Friday Recap: Quality over Quantity Edition
Hello, weekenders! Is it just me or did this week seem kinda crazy? Maybe it’s because my head is spinning from all the details of the upcoming SMX West and liveblogging we’ll be doing next week. Susan is going to hold down the fort and help publish all the liveblog posts I’ll be churning out in San Jose. For those who can’t make it to the conference, stay tuned for inside reporting Tuesday, Wednesday and Thursday of next week.
Let’s start off with some interesting search engine developments:
Looks like the UK has received new regulations from the Advertising Standards Authority (ASA) on Web marketing, including new rules for paid links, according to this article that discusses if your SEO campaigns are ready for ASA guidelines.
Wired.com had a revealing interview with Googlers Matt Cutts and Amit Singhal that talks about how Google defines low-quality sites, what Google is actually calling the industry-dubbed “Farmer” algo update (hint: cute fluffy animal) and verification (pretty much) that the update is targeted towards content farms.
Matt McGee talks updates to Google’s rules for incentivizing reviews for merchants online, the potential conflict of interest with what Google is doing to promote its Hotpot service in Portland, Ore., and if the new guidelines are clear enough (of course, not – it’s Google!).
In entertainment news, Jimmy Fallon makes a pretty good Charlie Sheen (sorry, I couldn’t find any versions without the annoying 15-second ad):
The publishing industry continues to look for new ways to make money in the digital age; Harper Collins told libraries that they had to repurchase e-book licenses after the books had been checked out 26 times, because that’s the average lifespan of a print book. This video explores why Harper Collins is wrong. [So very wrong. The wrongest. Have I mentioned recently that I love my local library? --Susan]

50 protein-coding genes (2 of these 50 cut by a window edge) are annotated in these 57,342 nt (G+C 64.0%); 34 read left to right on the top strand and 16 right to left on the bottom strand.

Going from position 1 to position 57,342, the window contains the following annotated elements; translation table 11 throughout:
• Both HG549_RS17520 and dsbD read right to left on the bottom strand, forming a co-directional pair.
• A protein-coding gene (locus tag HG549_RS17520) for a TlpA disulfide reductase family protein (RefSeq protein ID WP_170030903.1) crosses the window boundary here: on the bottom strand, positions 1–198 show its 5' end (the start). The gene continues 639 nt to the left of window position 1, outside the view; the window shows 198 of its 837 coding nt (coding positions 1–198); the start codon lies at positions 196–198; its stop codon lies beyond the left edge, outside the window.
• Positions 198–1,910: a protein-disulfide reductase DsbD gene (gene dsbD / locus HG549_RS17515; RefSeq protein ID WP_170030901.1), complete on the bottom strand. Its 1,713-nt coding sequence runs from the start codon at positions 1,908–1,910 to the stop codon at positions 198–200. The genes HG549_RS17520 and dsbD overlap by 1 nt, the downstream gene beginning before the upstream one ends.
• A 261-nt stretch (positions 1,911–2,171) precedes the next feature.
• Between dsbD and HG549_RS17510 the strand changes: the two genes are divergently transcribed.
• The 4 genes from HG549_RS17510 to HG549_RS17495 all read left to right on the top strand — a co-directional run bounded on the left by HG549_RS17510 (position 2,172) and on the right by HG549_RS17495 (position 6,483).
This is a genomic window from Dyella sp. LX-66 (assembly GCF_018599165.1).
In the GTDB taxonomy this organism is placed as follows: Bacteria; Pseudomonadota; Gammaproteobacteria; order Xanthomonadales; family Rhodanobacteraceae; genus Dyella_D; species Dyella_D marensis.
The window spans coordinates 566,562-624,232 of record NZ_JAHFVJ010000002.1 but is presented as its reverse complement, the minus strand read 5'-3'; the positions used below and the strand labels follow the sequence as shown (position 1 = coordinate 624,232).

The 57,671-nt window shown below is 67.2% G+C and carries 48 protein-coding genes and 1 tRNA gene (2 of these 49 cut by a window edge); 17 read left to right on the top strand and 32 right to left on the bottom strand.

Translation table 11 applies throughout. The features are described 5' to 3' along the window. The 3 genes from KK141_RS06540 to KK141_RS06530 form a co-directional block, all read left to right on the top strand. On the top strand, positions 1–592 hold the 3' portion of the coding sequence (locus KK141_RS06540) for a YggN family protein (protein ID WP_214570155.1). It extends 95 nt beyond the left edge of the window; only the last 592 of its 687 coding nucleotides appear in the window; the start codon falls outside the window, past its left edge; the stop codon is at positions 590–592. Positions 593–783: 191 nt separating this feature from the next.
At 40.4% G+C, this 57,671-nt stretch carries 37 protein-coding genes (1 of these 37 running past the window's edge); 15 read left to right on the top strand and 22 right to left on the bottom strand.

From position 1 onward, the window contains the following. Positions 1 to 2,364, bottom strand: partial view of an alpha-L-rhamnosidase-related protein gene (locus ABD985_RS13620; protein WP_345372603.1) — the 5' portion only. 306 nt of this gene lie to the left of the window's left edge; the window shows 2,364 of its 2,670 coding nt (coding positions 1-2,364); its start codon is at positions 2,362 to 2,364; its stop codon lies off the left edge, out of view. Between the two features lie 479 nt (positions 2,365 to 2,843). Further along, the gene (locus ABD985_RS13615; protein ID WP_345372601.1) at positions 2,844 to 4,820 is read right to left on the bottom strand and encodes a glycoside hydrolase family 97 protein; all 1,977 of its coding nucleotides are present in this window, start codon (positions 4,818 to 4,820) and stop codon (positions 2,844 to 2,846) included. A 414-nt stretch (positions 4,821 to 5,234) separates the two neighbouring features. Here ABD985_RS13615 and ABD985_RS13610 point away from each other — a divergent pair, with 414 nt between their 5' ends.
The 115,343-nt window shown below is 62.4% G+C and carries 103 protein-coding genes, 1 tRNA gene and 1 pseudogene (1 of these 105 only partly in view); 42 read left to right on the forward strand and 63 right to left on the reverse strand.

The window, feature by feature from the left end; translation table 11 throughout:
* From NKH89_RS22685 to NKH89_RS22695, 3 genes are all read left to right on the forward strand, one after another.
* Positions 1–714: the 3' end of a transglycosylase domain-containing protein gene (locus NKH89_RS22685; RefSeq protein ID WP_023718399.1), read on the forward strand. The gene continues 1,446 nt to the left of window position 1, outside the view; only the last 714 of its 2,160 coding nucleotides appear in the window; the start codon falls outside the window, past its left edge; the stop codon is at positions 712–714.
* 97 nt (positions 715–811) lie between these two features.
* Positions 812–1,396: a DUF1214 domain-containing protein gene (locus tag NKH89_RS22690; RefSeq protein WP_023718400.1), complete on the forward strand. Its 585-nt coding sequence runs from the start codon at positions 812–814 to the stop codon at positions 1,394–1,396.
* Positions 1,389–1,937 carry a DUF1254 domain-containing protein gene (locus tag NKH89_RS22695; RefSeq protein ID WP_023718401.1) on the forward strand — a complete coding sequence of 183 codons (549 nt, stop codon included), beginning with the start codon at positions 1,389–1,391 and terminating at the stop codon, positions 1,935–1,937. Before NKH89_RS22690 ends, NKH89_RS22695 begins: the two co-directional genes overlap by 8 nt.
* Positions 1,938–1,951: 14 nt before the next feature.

A homeless man in Philly, John Kavanugh, found and returned more than $1,400 in cash this week because he knew that the owner probably needed it. How cool is that? Reports say the owner of the money, an attorney, plans to reward John. Go faith in humanity!
Looking for a new career? You might want to check out the Forbes.com post on the happiest careers in America. No. 1 on the list? Biotechnology. OK, well that’s not really an easy transition — but the No. 2 and No. 3 spots were customer service and education. Susan secretly wants to be an accountant, so the fact that it’s No. 6 on the list might seal the deal. [One day, I'm going to run away to accounting school. Then you'll all be sorry. --Susan]
The latest in the Annie Leibovitz pictorals for Disney makes me want to immortalize myself as Sleeping Beauty. To the left is Jeff Bridges and Penelope Cruz as Beauty and the Beast. [I adore Latifah as Ursula. Let's face it, Ursula's the best part of that movie. --Susan]
In other Disney news, this blogger retells the story of a mid-1960s Disneyland mermaid, and what skills she and other women had to possess and master (including smiling underwater without emitting bubbles) in order to entertain guests in the park’s Submarine Lagoon — all for less than $60 a week.
Technically, this next bit of news is from last week, but so cool we had to share it: This Japanese woman takes self-portraits, mid-air. And one more image that’s sure to put a chuckle in your Friday is from The Daily What, “Lost Sign of the Day.” Will somebody please help mend Mr. Richie’s heart?